Latest News

Church growth blogs

Ministering the in-between time

The Revd Harry Steele is an interim minister working to bring small two churches in a united benefice in Doncaster to a place where they have a viable future. He talks about the way he approaches his role.

My current placement might be fairly typical of an interim ministry appointment. Basically, because of the nature of Doncaster, it is hard to appoint good quality incumbents. There are not many applications and the ones who do apply might not be up to the rigorous demands of where the church is at.

My role is to plough the ground and plant some seeds that might be attractive to any incumbent – someone who wants a challenge and can see opportunities to work with.

I am working with two churches in a united benefice. I am here for a short time. My general job description says from six months to three years. I have set myself a view on 18 months.

In St Mary’s, a plan is unfolding. There would be a large church graft orchestrated from a large church in Sheffield.

That means much of my work is with the PCC to help them see what a church graft is, and to prepare the way. That’s being advertised now. Incumbent from a particular network of the Church of England.

The diocese knew that there would be around 12 months in which nothing much might happen. My presence makes the period of waiting while the process unfolds that much easier.

St Paul’s is completely different. It’s on a tough outer estate and in its 60-year lifespan as a church it has been in interregnum more than not. The congregation has dwindled so much that it would be ripe for shutting down, except that the parish next door has closed. The archdeacon has said: “We’ve got to stop closing churches in Doncaster”. Unless we turn something around, there could be a population of 25,000 people with no Anglican presence at all.

If the graft goes ahead in St Mary’s St Pauls will need to be linked with another parish.

An 18-month timescale gives me permission to rattle the cage a little. If I were thinking in terms of three years, I know that I would have a tendency to develop things more gently.

I am fairly confident in this situation in my ability to bring about a culture change. The weird thing is that I’ve never line-managed anyone before. In fact, I’ve never really been managed before.

After left school I worked as a cabinet maker creating one-off pieces. My boss would observe that I like starting things, but am not so good at finishing. Once the pile planks I would start with began to looks like a welsh dresser, I would lose energy for the finishing and polishing. It’s just a part of my personality.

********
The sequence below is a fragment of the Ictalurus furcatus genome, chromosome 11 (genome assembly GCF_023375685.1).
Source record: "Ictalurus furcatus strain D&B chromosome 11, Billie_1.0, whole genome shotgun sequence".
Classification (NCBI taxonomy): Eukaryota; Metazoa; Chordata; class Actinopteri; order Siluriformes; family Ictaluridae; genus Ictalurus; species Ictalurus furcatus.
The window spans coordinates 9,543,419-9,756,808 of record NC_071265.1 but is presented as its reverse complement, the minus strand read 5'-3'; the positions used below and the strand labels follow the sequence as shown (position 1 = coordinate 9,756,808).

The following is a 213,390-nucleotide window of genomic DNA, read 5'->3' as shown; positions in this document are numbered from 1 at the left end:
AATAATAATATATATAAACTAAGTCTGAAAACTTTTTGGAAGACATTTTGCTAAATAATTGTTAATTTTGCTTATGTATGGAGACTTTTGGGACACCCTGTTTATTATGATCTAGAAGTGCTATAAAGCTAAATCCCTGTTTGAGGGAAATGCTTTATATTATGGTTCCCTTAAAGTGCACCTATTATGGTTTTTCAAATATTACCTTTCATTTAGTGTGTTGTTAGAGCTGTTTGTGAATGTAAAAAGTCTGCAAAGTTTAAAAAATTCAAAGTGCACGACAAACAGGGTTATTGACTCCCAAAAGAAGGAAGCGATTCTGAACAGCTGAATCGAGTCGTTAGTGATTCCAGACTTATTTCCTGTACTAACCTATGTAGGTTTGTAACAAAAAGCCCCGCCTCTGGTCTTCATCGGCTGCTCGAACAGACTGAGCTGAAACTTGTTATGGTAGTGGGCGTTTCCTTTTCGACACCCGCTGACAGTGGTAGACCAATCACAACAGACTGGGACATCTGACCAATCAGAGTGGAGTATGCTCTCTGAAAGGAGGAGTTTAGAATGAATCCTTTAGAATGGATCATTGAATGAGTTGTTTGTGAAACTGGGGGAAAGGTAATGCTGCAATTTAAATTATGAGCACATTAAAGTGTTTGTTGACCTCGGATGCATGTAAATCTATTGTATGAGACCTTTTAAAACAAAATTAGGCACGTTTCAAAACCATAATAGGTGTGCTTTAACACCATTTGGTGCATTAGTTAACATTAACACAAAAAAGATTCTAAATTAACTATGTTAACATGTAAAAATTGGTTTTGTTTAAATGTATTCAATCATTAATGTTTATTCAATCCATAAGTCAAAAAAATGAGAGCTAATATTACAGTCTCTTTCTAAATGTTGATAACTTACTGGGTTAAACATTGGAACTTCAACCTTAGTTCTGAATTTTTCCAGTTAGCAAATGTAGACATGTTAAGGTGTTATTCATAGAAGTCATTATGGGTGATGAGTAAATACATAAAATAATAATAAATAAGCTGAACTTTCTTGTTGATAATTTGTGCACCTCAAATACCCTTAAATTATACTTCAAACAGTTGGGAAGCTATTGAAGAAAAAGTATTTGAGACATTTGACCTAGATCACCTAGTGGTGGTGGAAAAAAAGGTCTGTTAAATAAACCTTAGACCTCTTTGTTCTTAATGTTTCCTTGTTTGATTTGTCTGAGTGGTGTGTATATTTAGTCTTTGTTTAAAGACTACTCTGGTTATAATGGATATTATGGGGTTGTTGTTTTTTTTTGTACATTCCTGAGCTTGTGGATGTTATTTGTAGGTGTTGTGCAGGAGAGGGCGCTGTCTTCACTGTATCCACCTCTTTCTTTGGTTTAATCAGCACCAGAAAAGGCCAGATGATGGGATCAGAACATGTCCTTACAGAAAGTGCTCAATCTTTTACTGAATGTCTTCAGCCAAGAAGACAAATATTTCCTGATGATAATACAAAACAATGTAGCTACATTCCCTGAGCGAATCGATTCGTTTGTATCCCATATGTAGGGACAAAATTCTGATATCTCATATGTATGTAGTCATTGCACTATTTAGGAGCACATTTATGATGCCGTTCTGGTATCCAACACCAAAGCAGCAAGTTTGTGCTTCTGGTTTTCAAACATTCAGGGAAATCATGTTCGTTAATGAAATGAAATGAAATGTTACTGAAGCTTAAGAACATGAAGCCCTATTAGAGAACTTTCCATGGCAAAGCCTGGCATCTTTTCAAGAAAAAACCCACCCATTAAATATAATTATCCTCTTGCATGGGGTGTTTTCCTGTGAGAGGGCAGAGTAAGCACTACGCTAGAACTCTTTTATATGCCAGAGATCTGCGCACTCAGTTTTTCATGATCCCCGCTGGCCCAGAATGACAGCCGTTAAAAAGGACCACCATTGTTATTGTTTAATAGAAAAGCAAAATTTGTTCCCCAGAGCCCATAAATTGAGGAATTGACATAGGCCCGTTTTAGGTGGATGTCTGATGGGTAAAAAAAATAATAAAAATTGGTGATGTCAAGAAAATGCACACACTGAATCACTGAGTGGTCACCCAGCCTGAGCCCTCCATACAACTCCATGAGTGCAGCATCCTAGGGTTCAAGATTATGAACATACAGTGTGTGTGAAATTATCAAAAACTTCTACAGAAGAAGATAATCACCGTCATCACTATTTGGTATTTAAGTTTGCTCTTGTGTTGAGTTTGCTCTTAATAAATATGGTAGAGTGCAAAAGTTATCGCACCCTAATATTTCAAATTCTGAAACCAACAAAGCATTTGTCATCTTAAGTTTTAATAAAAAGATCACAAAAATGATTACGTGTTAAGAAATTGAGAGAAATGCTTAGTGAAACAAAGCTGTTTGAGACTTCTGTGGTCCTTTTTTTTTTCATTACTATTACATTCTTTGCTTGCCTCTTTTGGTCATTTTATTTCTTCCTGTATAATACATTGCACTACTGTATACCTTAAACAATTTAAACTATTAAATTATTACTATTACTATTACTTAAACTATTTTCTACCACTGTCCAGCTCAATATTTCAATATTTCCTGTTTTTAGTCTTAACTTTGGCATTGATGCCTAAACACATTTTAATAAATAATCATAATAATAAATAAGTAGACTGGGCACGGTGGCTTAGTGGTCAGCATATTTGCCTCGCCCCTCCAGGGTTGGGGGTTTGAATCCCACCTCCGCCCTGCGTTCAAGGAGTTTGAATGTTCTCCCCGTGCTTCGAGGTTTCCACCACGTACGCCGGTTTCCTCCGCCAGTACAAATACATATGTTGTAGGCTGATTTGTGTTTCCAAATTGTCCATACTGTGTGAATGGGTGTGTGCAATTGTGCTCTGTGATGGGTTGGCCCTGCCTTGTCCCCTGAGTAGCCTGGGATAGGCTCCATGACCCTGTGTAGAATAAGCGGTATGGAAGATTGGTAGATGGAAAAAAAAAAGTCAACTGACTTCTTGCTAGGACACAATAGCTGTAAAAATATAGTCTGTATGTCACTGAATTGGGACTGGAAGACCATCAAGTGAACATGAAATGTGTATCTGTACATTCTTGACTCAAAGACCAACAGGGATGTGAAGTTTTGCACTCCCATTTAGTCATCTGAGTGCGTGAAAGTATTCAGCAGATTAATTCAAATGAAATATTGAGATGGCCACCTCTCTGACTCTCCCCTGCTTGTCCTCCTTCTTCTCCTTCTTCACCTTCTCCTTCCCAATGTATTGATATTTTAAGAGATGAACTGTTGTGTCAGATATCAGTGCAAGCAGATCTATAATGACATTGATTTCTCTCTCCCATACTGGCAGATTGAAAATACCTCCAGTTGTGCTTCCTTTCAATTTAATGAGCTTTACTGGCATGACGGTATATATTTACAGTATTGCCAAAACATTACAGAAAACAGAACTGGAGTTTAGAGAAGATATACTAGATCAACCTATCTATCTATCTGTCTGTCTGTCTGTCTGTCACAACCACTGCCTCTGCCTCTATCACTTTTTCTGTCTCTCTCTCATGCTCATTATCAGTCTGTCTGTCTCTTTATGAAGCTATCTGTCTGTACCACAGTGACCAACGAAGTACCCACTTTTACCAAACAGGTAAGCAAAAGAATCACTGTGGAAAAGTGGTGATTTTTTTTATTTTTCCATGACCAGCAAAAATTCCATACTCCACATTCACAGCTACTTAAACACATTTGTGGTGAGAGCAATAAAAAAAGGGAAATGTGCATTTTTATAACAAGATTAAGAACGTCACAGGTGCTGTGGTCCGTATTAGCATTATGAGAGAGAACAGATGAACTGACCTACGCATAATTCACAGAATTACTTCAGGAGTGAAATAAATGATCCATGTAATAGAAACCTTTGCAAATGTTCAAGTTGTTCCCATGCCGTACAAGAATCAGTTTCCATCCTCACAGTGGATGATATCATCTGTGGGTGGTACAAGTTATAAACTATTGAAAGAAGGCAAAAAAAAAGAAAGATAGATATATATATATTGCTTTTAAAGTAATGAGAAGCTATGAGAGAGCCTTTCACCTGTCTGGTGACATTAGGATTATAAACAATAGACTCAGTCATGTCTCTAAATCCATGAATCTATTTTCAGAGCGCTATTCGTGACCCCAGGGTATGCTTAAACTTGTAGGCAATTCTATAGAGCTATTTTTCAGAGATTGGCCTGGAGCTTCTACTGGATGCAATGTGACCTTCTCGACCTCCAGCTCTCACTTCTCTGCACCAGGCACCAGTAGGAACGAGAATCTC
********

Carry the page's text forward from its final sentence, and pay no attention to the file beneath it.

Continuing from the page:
My curacy was initiating fresh expression of church out of a large evangelical church, building a community of adults.

Once I had done a piece of work there – led a church plant to an Anglo-Catholic church. I took a fresh expression with a post-denominational feel to a church of 30. And once I had done that, I spoke to the bishop saying that I wanted to leave.

In bringing about change in the church I fall back very heavily on two things:

  1. Preaching and teaching
  2. the worshipping life of the church

I know that I have a gift in preaching and teaching. People have told me that they like to hear me. I don’t usually speak for very long and I usually follow the lectionary gospel reading. In my preaching time, I often turn to the life of the church and speak directly about the challenges we face.

Because of my journey into the church I am very, very modern catholic. I have a deep love and respect for liturgy, but I feel able to adapt and ask how can we make each element meaningful? Nine times out of 10 I will not robe.

Focusing on the preaching and worship is a great way to bring about change in the church and once those things are right, evangelise. For us that means doing the basics of getting involved with the community, such as setting up a toddler group and an after school club.

I have met very little resistance to change. People in the church are not that bothered. They don’t need to be persuaded, but they do need to understand what I mean.

For example, as I arrived the need for change was a no-brainer: the congregation was small and everyone was over 70. That’s when good strategic services are important. I began talking about the importance of the church being accessible and being welcoming. Their response: “show us what you mean.”

Getting people accustomed to change is important. You hear it said, ‘don’t change things for change’s sake’, but I believe there is a place for making changes simply because it unsettles the belief that change cannot happen.

I just talk a lot about hope. You get to the point where you either do or do not believe in the power of the prophetic word to bring about change.

 


< Back to Mission Network News